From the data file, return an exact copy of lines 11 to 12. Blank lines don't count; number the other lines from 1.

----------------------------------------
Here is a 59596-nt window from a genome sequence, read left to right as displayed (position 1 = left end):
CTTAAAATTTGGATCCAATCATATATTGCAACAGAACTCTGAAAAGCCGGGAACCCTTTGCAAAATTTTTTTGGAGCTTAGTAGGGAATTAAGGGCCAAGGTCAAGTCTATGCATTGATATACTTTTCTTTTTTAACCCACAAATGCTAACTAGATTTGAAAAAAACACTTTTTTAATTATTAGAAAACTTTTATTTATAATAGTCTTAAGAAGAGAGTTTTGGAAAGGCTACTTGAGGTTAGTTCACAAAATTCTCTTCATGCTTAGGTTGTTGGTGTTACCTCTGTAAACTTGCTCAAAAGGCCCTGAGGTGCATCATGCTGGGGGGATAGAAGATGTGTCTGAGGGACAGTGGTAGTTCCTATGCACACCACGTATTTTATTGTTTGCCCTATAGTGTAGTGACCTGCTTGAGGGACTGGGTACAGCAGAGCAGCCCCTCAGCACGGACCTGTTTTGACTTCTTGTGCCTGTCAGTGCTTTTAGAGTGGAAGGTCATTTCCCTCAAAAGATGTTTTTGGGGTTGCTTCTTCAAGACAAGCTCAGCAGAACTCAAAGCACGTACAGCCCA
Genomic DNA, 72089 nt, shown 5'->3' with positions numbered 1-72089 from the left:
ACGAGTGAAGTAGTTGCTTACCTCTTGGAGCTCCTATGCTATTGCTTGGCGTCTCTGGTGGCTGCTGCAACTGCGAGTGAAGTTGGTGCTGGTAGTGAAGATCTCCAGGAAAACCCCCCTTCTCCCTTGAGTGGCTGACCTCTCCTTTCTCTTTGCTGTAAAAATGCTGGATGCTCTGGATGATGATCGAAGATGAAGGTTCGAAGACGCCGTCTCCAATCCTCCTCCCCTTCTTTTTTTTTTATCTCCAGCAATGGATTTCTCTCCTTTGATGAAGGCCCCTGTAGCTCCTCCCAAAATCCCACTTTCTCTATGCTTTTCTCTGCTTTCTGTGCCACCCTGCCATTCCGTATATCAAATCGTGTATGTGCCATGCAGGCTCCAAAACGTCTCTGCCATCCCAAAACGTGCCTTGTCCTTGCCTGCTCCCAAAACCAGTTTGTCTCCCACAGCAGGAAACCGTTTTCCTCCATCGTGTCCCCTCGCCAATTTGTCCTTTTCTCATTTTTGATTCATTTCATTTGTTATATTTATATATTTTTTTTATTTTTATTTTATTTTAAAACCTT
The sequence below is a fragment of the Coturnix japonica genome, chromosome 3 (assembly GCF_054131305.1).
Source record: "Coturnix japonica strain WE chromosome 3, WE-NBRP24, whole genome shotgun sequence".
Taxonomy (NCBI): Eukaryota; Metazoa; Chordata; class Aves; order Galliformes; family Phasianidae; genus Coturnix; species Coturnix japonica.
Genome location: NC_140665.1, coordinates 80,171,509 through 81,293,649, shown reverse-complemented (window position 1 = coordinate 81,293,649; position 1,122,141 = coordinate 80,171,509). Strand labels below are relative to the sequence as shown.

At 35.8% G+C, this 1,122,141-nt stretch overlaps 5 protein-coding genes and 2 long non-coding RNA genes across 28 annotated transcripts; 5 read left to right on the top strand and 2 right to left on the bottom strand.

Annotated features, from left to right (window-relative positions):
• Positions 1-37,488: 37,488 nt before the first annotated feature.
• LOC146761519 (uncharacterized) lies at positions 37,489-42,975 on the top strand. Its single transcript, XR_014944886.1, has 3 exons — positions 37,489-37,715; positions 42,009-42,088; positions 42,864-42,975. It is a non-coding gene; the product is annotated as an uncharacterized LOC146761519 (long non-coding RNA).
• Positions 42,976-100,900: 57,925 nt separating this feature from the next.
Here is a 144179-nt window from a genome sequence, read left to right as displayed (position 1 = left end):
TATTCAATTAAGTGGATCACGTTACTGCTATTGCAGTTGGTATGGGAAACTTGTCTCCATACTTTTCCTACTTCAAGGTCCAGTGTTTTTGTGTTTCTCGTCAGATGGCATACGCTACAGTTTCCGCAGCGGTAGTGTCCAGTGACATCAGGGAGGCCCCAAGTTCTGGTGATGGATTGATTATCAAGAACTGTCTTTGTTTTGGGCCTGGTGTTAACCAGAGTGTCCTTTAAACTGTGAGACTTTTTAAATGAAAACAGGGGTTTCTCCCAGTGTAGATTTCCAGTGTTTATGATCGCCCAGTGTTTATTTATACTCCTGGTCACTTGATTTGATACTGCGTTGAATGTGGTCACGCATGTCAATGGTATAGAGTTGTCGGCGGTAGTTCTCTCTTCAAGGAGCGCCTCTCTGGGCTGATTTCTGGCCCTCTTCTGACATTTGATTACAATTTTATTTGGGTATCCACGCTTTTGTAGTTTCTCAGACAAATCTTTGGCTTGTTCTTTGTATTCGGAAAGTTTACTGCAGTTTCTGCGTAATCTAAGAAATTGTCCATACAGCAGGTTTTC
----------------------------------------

• Positions 1-37,488: 37,488 nt before the first annotated feature.
• LOC146761519 (uncharacterized) lies at positions 37,489-42,975 on the top strand. Its single transcript, XR_014944886.1, has 3 exons — positions 37,489-37,715; positions 42,009-42,088; positions 42,864-42,975. It is a non-coding gene; the product is annotated as an uncharacterized LOC146761519 (long non-coding RNA).